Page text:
worked with a few of those with developers, the issues working 
with HUD and prepaying mortgages and all the red tape and the 
notification period, it really is no wonder why some of these 
folks do not want to stick with the program any more. So it 
really is easier to go to market and just obliterate those.
    So, I think the preservation issues and the restrictions 
put on getting out of the RDA is another program. There is some 
expiring use RDA programs and it requires some very interesting 
financing that I don't think private capital is going to want 
to be attracted to. So the more we can think about these 
partnerships when we build the programs up front, knowing that 
private capital can come in, I think the better chance we have 
of not only getting them built, but preserving them for the 
long run.
    Mrs. Kelly. Thank you very much. I yield back the balance 
of my time.
    Mr. Miller. [Presiding.] Thank you, Mrs. Kelly.
    Mr. Watt.
    Mr. Watt. Thank you, Mr. Chairman.
    Mr. Flatley, I am trying to determine whether I have some 
organizational enterprise that is comparable to yours in North 
Carolina since you seem to have been so successful.
    Mr. Flatley. No, but we would love to help you start one.
    Mr. Watt. You have in Massachusetts also a housing finance 
    Mr. Flatley. There is. Massachusetts is rich with a history 
of organizations. It is sometimes confusing. There is a State 
Housing Finance Agency.
    Mr. Watt. That is connected to the State. You are not 
connected to the State or a local government?
    Mr. Flatley. That is correct. We are totally private.
    Mr. Watt. OK. You say that you are a Section 501(c)(3) non-
profit, yet you also talk about a respectable return to your 
investors. Those two things seem inconsistent with each other. 
Can you elaborate a little bit on how you are structured?
    Mr. Flatley. We manage pools of investments. We are a 
Section 501(c)(3), but we have subsidiary for-profit funds 
which we manage for the investors in those funds and it is both 
tax credit funds and what is essentially a mortgage company 
where we manage those funds and businesses for the investors in 
    Mr. Watt. So most of your investments have been into those 
subsidiary funds that are profit funds and return an 
investment, a return to the investors?
    Mr. Flatley. That is correct, and that is how we raise 
money. We would find it hard to raise money if we could not 
provide a return to our investors.
    Mr. Watt. And the bulk of your $500 million over the 10-
year period has been from what sources?
    Mr. Flatley. It is primarily banks. It was really started 
through a collaborative effort between the State Banking 
Association and community leaders in Boston. That is how we got 
started in 1990, but there are two pooled insurance company 
initiatives which are also investing and also Fannie and 
Freddie have been investors. Those are the primary investors.
    Mr. Watt. Investors in the sense that they are looking for 
a return also; this is not just putting money there that they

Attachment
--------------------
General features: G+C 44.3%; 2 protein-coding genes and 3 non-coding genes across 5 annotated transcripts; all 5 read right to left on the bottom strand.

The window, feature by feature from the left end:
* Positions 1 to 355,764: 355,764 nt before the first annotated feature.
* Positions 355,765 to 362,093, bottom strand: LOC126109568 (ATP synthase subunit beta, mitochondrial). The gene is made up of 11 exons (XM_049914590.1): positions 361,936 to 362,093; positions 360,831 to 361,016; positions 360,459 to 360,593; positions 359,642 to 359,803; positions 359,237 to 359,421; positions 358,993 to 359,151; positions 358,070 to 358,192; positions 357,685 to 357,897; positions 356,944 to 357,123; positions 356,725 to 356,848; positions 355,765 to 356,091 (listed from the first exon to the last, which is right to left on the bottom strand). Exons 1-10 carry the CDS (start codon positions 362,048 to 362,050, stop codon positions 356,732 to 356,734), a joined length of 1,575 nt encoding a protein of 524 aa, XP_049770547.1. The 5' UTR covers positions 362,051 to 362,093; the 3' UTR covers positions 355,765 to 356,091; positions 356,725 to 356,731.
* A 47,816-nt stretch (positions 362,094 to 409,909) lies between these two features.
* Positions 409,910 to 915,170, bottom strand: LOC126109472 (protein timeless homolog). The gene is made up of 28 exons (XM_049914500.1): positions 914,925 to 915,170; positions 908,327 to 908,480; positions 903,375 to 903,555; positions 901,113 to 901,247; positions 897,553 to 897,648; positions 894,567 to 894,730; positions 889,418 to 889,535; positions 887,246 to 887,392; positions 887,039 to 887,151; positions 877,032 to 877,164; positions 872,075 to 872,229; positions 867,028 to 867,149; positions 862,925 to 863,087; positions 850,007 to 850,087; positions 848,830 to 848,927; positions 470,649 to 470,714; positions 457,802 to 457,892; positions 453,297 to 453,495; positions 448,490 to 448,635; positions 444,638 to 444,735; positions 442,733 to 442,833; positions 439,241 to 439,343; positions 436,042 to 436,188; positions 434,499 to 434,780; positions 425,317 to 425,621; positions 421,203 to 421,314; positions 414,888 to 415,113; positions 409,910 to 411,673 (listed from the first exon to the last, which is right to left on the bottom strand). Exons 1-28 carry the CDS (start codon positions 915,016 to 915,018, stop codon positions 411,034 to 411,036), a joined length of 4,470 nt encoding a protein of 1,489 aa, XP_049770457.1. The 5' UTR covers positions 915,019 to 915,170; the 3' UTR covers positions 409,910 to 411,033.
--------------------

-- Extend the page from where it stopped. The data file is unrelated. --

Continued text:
are not expecting a financial return on?
    Mr. Flatley. Correct. We do not seek any philanthropic 
funds. Even though we are a Section 501(c)(3) non-profit, we 
have never raised funds from philanthropic sources. Our whole 
philosophy is to try to attract private capital back into these 
communities and show that it can be done profitably so that 
additional capital will flow into these communities.
    Mr. Watt. What kind of return would you normally be talking 
about when you refer in your last sentence on the first page to 
a respectable return? I am not trying to put your business in 
the street. I am just trying to figure out how to replicate 
    Mr. Flatley. The returns have varied over times as 
financial markets have changed. On tax credit investments which 
we do, the returns probably right now are in the 7.5 percent 
range. The return on our lending program is right now probably 
around 5.25 percent. So those are respectable returns given 
that we manage the businesses for them. And that includes all 
of our costs in managing those businesses for those investors.
    Mr. Watt. What are you talking about when you talk about 
    Mr. Flatley. We lend money to developers to develop 
affordable housing, and we provide the loans. We also provide 
tax credit equity capital.
    Mr. Watt. Are you also a developer?
    Mr. Flatley. No.
    Mr. Watt. So you are not developing; you are just kind of 
facilitating all of these people coming together and providing 
ongoing expertise from project to project to project so that 
people do not make the same mistakes over again?
    Mr. Flatley. Correct, and we help people assemble the 
resources and figure out how to make a project successful and 
put the resources in to get a project done.
    Mr. Watt. All right. I think I would like to, if I could, 
get some more information about how you all are set up. That 
would be very helpful to me.
    Mr. Flatley. I would be glad to do that. We were started, I 
would note, with help from other consortiums. New York and